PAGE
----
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Can I omit there in the following question:

How much juice is there in the bottle?

When is it possible to omit there in a sentence?

Any references to grammar sources are welcome and expected.

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You may find English Language Learners useful. –  jwpat7 Aug 13 at 15:09
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That's actually an interesting grammar question. :) –  F.E. Aug 13 at 17:31
    
This is a very interesting question which I have spent many minutes pondering without being able to arrive at a comprehensive set of rules or guidelines. :) –  Pistos Aug 13 at 22:27
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This is the output of There-Insertion, Question Formation, and Wh-Fronting. Since There-Insertion is optional, there's no difference in meaning if you omit it. –  John Lawler Aug 14 at 17:20
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It's not essential but it easier to answer a how much is there/How many are there? type of questions with There's not much/some/ quite a bit etc. and There are a few/some/many etc. When a question requires a yes/no answer (Is there any/Are there any?)then I'd say "there" is pretty essential. –  Mari-Lou A Aug 19 at 15:54

4 Answers 4

The short answer is, Yes you can omit there from the sentence "How much juice is there in the bottle?" without altering its substantive meaning. Though I haven't been able to find a reference work that addresses a specific example where there appears midway through the sentence, as it does in the OP's example, this is clearly an instance of what (in comments beneath the OP's question) John Lawler calls "there-insertion" and what F.E. terms "existential 'there.'" Other authorities use other terms for the same grammatical phenomenon, as Kenneth Wilson, The Columbia Guide to Standard English (1993) observes:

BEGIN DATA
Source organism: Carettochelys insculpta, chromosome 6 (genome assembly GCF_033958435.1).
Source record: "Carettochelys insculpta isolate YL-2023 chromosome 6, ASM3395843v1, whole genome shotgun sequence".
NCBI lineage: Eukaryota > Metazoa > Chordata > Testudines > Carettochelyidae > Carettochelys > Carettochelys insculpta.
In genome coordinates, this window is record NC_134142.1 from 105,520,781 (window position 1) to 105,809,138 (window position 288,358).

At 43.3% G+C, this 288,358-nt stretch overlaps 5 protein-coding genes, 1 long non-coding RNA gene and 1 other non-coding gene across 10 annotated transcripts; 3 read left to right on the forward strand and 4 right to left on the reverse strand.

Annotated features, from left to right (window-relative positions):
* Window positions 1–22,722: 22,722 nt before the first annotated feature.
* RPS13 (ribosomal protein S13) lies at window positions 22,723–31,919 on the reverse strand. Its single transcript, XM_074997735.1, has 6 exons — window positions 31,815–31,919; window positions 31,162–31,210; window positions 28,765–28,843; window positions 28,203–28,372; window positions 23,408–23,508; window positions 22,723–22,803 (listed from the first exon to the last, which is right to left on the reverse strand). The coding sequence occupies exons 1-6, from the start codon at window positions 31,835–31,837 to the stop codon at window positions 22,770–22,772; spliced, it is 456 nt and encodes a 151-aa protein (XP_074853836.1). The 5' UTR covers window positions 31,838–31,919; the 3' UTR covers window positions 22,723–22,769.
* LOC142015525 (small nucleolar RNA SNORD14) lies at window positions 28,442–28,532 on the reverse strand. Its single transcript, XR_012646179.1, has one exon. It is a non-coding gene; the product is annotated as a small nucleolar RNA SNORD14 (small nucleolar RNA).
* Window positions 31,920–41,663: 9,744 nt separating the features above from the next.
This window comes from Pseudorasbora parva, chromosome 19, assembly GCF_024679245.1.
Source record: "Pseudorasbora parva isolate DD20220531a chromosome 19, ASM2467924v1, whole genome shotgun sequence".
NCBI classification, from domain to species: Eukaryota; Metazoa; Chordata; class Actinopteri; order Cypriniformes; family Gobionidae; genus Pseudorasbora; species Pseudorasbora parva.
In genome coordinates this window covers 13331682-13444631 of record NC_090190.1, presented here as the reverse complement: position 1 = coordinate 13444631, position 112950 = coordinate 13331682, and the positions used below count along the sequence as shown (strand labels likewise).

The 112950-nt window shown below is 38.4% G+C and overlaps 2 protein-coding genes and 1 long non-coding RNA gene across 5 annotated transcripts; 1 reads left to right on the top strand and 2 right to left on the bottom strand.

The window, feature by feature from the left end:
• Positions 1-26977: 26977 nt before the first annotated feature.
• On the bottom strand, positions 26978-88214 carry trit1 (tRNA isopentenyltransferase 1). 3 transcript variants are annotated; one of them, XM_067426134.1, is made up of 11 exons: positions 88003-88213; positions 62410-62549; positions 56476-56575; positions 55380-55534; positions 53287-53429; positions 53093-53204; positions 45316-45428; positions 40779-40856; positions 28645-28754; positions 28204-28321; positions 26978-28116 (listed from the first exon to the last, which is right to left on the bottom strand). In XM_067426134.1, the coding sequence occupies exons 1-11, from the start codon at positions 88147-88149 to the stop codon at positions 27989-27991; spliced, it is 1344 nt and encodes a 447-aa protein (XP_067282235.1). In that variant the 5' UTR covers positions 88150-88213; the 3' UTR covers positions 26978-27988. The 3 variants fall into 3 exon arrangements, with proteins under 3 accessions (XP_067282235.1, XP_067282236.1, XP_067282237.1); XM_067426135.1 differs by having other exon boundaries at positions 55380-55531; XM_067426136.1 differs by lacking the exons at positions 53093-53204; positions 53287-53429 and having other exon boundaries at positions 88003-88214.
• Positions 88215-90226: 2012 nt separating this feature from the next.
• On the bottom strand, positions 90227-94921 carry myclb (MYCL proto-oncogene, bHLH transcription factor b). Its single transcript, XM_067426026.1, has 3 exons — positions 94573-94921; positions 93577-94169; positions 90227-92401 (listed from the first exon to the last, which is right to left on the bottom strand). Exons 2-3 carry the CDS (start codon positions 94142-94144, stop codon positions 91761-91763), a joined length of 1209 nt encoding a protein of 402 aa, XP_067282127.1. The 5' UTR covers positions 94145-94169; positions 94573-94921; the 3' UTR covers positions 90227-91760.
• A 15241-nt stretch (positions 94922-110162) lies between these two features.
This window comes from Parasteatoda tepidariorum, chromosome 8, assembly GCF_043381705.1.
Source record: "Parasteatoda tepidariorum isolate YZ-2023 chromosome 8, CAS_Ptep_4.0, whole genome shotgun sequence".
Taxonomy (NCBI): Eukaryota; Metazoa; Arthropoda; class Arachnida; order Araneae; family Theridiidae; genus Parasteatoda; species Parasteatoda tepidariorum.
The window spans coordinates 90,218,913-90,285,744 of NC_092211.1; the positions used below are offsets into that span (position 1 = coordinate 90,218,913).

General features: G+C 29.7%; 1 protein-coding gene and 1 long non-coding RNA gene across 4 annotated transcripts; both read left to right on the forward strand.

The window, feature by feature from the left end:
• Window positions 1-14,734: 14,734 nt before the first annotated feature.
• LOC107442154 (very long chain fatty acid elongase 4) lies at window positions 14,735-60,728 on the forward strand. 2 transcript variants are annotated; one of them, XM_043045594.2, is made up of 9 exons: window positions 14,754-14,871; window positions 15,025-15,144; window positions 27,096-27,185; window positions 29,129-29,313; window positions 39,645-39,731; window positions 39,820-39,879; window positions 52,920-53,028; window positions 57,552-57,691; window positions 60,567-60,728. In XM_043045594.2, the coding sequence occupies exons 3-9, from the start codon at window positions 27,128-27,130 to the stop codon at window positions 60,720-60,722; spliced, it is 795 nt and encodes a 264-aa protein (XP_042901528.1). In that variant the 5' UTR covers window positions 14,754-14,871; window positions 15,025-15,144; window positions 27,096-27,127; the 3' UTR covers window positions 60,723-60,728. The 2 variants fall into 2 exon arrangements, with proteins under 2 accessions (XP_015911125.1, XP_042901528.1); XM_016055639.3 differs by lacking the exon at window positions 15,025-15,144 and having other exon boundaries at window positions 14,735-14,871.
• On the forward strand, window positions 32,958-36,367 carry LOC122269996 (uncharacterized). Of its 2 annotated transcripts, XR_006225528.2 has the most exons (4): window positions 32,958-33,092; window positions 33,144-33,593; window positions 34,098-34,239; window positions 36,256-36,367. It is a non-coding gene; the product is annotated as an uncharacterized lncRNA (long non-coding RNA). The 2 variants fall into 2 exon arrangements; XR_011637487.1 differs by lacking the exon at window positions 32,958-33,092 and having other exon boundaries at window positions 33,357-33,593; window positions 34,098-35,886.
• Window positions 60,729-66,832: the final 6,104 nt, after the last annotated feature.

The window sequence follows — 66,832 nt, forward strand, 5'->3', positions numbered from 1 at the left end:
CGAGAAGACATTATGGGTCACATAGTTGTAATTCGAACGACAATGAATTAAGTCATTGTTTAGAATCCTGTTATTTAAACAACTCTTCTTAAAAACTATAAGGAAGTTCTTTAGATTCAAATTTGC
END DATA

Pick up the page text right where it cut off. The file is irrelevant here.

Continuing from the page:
DUMMY SUBJECTS In sentences such as the following, there and it are variously called expletives, empty subjects, anticipatory subjects, or dummy subjects: There is a high wind tonight. There are several latecomers in the lobby. It's easy to see she's worn out. In speech and Informal writing these dummy subjects are handy entries into sentences whose real subjects you have not yet chosen. And sometimes, even in finished writing, the formulaic beginning can be a welcome, pace-changing inversion.

Jeffrey Kaplan, English Grammar Principles and Facts, second edition (1995) adopts F.E.'s terminology:

The Existential Marker: There

There are two theres in English. One expresses location, often as a pro-word for a locative prepositional phrase, as in Don't go near the woods; I told you never to go there!

Another there, the existential one, expresses the existence of something: There is a Santa Claus; There ought to be a traffic light on the corner; In 1492 there was a widespread belief that the earth was flat. In traditional grammar, this there is sometimes called an (or the) "expletive."

R. W. Pence & D. W. Emery, A Grammar of Present-Day English, second edition (1963) offers this analysis [internal citations omitted]:

"THERE" AS AN EXPLETIVE

a. With a finite verb. Like the it-expletive, the there-expletive may serve a valuable rhetorical purpose: it permits placing a subject after its verb without any confusion in meaning. It may serve to mark time until the true subject of the verb appears. The verb be used in conjunction with there is a notional verb. It usually functions as a complete verb; that is, it is used as a verb of complete predication, in the sense of exist and so has no subjective complement. Variations of the there expletive sentence pattern make use of such verbs as seem, appear, happen plus the infinitive to be.

There is always one right way to to do a thing. [The sentence for analysis reads 'One right way to do a thing always is' (is = "exists"). Thus way is the true grammatical subject of is; there, being grammatically (but not rhetorically) superfluous, is an expletive.]

Transforming Pence & Emery's example sentence into a question, we get "How many right ways are there [always] to do a thing?"—which clearly possesses same basic pattern as the OP's "How much juice is there in the bottle?" We might conclude that the rhetorical rationale for there in questions of this form is that they appear in anticipation of an answer of the form "There is [or are] ..."